Best in Class B: Swedes end season by capturing state crown
When members of the Swede speech team held high the Class B state champion trophy last Thursday, it was much more than they imagined.
“It was awesome,” said Coltin Bebensee who participated in an oral interpretation of drama team that finished ninth.
Josh Clark, who placed third in duet acting along with Zac Franzen, said the win made him feel like the Swedes hadn’t wasted any moments during the regular season.
“It seemed all worth it in the end,” Clark said.
To Elisa Meridith, a state champion in poetry and second to teammate Franzen in serious prose, the outcome felt much better than in 2009 when the Swedes finished seventh.
Franzen was part of the team that won state in Class B in 2008. He brought home double golds from state last year in humorous and entertainment speaking.
His winning entry this year took audiences and judges into an online chat room where he invented a “dirty blonde, green-eyed girl” who entices a young boy.
“This win was nicer because I didn’t have anyone to celebrate with last year—I was the only one who medaled,” Franzen said. “I got to share it all of the other medalists.”
The Swedes entered state competition with 11 entries compared to about 15 schools that qualified in four to nine events that had done well in past years, according to speech adviser Dan Jensen.
“I felt our kids had the potential to do it,” he said. “Even though we had good prospects, I just never rest easy until the job is done.”
That’s because during one bad round, a quirky judge or an over-confident team can change the outcome, Jensen said.
Going into finals, he said the Swedes narrowed the field as students were in six events compared to Minden, 5; Milford, Norris and Cozad, 4; and Alliance, Aurora and Gering, 3.
“Had we placed in the bottom half of finals, any one of those teams could have knocked us off,” he explained.
What it took in the end, Jensen said, was for all six events to generally place in the top half to stay ahead.
“That was the difference maker,” he said.
Once the point totals were announced and the Swedes finished on top, Jensen said he felt a tremendous sense of pride.
“These kids have gotten a lot of people to take notice with recent success toward the end of the season,” Jensen said. “But with that attention comes the pressure to continue.”
The Swedes know pressure that can sometimes affect expectations.
Meridith said her expectations were too high at state last year and she didn’t break finals.
“Now I have lower expectations because anything can happen,” she said.
Her prize-winning performance included selections from three different poems about “Living On the Edge.”
Franzen, a senior who qualified for state four years in a row, said “pumping each other up” before entering the performance room is helpful.
“When we walk into the room we know we’re the best and we’re going to give the best speech we’ve given so far,” he said.
For Block, preparation helped him pull off a second-place win.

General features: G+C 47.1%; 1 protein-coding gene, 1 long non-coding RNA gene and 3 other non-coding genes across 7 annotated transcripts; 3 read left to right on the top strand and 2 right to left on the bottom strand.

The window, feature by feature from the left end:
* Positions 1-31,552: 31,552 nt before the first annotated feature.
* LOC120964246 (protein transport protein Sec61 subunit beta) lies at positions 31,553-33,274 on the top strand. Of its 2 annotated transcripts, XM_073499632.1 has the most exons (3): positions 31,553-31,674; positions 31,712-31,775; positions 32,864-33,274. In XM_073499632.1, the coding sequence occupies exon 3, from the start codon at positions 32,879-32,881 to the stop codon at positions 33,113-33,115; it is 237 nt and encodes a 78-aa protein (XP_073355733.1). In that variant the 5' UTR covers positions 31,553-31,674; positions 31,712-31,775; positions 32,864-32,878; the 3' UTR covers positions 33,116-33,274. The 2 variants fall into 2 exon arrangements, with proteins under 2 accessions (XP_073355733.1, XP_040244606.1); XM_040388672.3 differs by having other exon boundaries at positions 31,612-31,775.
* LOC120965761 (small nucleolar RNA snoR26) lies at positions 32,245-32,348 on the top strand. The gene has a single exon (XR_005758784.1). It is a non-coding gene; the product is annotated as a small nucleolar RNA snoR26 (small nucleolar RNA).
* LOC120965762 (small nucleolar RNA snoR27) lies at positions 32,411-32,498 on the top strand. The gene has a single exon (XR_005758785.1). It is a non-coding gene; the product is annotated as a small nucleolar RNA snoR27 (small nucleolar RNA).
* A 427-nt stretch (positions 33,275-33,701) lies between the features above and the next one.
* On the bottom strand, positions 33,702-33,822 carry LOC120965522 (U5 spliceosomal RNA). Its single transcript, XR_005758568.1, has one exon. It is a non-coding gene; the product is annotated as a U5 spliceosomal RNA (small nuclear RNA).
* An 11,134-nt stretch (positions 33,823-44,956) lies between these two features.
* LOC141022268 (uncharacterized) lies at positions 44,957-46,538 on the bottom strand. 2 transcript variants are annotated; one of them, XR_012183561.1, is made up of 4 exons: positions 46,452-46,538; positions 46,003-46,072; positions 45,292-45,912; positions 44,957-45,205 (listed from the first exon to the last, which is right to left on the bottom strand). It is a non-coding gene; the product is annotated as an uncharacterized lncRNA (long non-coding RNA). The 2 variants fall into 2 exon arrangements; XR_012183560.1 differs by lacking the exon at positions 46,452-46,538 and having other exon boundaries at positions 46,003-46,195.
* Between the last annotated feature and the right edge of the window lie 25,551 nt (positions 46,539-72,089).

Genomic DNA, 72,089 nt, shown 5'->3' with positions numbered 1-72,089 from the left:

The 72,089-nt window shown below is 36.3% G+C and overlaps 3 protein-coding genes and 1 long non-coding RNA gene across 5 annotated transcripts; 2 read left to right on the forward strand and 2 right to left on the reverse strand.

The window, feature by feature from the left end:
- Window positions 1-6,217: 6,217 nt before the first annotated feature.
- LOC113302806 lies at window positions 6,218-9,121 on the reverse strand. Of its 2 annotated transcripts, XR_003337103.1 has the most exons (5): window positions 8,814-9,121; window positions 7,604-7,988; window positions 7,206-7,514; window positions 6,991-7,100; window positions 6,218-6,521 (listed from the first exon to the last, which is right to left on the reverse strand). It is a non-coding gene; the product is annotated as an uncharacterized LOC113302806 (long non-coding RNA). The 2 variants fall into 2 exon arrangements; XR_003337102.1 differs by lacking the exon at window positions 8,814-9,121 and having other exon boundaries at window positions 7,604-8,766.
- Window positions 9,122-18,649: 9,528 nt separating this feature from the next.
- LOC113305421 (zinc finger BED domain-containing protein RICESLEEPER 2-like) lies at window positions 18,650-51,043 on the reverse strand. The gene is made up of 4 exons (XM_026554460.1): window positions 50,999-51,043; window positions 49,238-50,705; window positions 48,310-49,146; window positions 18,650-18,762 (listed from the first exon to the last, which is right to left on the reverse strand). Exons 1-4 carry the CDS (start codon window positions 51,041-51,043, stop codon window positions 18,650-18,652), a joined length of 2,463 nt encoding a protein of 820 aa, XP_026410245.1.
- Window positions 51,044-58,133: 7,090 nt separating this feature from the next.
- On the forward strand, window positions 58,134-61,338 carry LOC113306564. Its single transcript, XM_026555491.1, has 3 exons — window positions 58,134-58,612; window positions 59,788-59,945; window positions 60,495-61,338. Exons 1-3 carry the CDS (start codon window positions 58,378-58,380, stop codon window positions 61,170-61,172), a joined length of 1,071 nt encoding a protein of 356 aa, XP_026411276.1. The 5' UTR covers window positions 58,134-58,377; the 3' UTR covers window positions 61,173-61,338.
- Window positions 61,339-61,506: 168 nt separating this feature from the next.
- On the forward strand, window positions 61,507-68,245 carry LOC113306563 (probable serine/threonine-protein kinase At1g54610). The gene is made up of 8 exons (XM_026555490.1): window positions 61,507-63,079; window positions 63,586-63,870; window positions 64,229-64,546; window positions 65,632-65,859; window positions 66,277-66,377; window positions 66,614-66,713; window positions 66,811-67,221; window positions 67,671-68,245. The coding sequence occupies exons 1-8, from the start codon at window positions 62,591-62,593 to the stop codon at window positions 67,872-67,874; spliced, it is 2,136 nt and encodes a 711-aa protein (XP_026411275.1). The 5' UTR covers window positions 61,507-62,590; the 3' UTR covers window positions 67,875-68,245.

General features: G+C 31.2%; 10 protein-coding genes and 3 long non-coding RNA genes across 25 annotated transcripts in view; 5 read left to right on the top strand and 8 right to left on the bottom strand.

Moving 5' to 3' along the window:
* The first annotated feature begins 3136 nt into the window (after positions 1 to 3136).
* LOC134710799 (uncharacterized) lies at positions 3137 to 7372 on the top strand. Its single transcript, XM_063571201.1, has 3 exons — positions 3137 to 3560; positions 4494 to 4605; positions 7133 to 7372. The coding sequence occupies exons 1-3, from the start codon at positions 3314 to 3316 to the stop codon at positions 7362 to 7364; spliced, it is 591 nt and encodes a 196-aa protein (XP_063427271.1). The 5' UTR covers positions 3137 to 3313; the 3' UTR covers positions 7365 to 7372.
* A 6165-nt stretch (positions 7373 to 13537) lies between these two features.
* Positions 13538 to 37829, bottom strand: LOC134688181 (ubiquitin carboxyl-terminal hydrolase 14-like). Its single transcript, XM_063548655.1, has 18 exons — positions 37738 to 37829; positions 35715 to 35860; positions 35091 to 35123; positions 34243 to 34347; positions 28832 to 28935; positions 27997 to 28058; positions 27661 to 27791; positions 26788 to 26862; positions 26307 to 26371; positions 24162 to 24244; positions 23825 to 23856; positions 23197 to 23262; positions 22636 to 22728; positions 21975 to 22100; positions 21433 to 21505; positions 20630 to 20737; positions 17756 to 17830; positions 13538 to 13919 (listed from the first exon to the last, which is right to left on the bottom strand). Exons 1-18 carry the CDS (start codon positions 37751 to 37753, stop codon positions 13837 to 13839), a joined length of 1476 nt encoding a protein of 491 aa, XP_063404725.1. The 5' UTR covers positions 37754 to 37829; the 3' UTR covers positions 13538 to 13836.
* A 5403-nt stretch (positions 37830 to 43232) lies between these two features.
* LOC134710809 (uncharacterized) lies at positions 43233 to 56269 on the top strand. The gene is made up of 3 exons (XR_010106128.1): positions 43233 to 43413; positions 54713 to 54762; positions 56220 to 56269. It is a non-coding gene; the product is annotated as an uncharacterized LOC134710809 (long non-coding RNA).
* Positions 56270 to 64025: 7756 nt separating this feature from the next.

Extemporaneous speakers in the final round had to decide whether or not Al-Quaida was more powerful this year than in 2009.
“In extemporaneous more than any other event it’s what you put into it outside of practice and school in keeping up on current events,” he explained.
Costello said he calmed his nerves before giving an informative speech about Nebraska’s scrap metal drive during World War II.
“I treated it like another meet and went in feeling relaxed and confident,” he said, noting that nervousness at the district meet prevented him from breaking into finals in persuasive speaking.
During the regular season, the Swedes built up momentum, winning Southwest Conference and districts where they defeated speech powerhouse Minden twice.
“Minden is a strong team that had a good reason to bring it on at state,” Jensen said.
In addition to this year and 2008, the Swedes were state C-1 champions in 2004 and runners-up in 2005 while Jensen has coached the team.
Time, energy and a commitment to make the team a priority are what it takes to coach a speech team to a state championship, he said.
“Sometimes I’d like to think that I have a life outside of speech but from January through March, I really don’t,” Jensen said.
But Jensen doesn’t want the spotlight.
“This is a lot bigger than one coach, one great student or even one team,” he explained. “These students have the foundation of a strong tradition to live up to and they take that very seriously.”
Both little and big things from parents, school and the community also help make a winning team, Jensen said.
In addition to those ingredients, he said Gothenburg High School has students who desire to be the best, noting that speech students constantly measure themselves against the best competitors and best programs.
“We learn from them and stay current with the techniques that will become trends,” he said. “We study ballots and take judges’ comments seriously—changing and improving from week to week.”
Ashlee Bruntz finished outside of the medals with eighth place in humorous speaking while teammate Lauren Schmiett placed 10th in entertainment speaking.
Two oral interpretation of drama teams qualified for state.
The team of Bebensee, Block, Elizabeth Graham, Leah Loostrom and Alex Spencer finished ninth while Kristi Block, Mackenzie Brand, Makayla Franzen, Crystal Moore and Schmiett were 17th.
Twelve speech students head to Cheyenne, WY, Thursday through Saturday for the National Forensic League qualifying speech meet.
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